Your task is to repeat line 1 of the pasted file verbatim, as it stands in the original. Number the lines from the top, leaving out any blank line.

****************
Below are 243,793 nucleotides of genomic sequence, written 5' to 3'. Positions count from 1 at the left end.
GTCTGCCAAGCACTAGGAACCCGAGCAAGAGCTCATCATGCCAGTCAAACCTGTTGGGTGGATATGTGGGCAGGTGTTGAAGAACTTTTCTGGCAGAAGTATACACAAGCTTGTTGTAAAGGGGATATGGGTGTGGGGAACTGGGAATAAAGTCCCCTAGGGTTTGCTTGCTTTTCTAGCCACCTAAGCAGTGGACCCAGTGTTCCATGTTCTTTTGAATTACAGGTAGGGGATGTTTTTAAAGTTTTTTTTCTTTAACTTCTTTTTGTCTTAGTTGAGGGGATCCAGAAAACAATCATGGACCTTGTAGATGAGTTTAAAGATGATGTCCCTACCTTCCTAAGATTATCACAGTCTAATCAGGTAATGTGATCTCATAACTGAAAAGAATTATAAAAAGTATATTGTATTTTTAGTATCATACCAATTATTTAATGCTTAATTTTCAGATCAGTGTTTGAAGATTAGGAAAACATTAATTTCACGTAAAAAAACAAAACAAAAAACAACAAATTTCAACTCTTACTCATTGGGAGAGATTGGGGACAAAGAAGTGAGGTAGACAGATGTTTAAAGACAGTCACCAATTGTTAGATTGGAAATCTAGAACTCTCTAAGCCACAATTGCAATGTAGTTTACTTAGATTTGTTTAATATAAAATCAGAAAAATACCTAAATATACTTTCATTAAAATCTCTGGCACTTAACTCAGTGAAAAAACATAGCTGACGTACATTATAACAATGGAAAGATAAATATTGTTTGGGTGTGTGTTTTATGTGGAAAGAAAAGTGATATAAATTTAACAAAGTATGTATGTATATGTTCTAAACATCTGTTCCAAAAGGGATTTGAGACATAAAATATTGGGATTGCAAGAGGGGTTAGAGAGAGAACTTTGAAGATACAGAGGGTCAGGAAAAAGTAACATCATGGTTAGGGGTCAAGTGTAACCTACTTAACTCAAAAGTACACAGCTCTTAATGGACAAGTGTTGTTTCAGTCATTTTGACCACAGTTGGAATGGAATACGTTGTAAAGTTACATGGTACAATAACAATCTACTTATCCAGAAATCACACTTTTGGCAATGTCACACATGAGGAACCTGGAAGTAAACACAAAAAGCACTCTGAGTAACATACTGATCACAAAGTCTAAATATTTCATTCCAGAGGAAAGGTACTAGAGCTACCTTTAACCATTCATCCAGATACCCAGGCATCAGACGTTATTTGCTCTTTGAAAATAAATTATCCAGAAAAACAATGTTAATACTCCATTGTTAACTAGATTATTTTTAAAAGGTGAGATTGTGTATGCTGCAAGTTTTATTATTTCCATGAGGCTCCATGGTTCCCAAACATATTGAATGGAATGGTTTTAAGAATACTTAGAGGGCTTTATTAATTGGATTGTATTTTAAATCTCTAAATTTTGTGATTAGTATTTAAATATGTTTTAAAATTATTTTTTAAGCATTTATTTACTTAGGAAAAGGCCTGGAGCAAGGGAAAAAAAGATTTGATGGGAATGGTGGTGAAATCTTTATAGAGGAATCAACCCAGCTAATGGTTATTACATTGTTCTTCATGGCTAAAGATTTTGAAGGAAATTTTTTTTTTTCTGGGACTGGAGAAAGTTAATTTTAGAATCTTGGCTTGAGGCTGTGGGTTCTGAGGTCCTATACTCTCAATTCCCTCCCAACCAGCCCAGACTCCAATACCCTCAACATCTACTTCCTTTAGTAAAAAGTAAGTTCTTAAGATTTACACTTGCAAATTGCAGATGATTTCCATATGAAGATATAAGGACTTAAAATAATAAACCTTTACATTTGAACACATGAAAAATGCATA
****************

Below are 243,793 nucleotides of genomic sequence, written 5' to 3'. Positions count from 1 at the left end.